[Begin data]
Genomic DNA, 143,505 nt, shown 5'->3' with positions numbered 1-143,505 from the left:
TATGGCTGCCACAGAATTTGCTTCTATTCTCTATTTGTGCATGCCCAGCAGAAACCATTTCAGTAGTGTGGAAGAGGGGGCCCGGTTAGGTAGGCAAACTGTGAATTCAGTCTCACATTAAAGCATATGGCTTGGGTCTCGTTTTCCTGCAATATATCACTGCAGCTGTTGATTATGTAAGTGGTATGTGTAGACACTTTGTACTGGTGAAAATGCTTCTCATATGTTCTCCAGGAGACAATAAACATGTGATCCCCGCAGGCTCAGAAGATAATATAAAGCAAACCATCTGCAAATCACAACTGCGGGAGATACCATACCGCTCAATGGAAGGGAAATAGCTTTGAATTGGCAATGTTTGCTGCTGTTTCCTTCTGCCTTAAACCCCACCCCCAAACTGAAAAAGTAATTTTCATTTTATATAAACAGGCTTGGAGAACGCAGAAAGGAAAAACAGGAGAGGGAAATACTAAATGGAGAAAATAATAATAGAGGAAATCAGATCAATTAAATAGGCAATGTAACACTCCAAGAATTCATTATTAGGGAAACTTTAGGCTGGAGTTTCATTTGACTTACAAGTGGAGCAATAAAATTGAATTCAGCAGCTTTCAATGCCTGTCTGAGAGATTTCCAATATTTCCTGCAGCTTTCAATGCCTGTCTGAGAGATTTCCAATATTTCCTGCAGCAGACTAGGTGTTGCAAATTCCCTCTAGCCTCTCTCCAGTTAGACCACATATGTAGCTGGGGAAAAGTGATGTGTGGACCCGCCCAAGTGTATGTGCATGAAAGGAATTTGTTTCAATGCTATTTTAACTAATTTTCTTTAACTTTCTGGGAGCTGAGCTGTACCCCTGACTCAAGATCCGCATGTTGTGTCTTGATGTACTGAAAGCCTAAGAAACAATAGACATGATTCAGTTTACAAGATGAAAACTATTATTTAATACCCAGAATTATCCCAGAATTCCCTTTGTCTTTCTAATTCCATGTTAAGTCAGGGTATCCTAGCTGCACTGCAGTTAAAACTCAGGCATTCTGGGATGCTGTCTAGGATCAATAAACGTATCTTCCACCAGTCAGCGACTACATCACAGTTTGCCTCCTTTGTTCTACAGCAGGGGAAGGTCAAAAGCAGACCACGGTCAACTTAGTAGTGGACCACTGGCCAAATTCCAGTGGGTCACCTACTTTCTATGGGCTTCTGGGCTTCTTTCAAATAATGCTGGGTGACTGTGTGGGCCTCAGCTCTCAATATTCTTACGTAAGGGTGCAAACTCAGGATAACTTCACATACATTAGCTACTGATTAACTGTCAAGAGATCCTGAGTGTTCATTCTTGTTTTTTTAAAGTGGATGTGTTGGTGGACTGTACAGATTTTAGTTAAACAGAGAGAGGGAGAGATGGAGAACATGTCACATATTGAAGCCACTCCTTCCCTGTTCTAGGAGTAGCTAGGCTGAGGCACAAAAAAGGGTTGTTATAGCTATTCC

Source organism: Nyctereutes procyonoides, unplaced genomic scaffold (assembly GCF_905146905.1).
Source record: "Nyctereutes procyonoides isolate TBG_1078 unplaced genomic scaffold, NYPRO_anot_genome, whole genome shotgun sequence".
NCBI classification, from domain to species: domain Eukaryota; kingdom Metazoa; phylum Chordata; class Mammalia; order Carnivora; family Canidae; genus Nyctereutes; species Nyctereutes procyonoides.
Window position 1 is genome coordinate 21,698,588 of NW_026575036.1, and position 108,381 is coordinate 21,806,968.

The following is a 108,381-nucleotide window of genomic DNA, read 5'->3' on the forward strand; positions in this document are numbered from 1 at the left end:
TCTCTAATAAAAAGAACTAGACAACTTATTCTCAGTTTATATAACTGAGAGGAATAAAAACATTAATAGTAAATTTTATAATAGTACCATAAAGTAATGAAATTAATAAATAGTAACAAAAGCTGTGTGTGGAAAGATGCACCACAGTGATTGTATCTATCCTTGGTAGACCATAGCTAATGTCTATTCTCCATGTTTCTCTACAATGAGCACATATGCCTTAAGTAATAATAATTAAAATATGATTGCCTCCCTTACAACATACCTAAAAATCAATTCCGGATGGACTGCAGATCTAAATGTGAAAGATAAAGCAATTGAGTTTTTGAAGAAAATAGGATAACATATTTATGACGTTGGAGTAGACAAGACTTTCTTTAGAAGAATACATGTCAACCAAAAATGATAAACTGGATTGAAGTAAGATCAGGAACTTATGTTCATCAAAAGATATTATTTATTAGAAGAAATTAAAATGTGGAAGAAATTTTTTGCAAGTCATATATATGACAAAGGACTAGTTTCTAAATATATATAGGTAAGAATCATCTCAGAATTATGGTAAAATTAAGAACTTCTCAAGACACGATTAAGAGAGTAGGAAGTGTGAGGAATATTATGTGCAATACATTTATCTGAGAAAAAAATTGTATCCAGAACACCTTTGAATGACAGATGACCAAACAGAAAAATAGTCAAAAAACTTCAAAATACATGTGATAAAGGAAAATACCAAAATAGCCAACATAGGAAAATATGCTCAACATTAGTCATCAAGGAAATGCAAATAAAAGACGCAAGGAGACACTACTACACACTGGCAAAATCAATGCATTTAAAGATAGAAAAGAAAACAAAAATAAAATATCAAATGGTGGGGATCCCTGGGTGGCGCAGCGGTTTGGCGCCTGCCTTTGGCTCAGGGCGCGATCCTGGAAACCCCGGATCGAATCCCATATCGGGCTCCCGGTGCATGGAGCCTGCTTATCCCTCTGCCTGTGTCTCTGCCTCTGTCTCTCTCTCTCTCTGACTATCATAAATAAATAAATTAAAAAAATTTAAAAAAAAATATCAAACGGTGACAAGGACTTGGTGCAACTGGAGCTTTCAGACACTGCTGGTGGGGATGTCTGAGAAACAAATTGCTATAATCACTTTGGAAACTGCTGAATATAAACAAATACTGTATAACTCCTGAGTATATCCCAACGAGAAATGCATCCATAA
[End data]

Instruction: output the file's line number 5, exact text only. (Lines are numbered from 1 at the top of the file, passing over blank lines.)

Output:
NCBI classification, from domain to species: domain Eukaryota; kingdom Metazoa; phylum Chordata; class Mammalia; order Carnivora; family Canidae; genus Nyctereutes; species Nyctereutes procyonoides.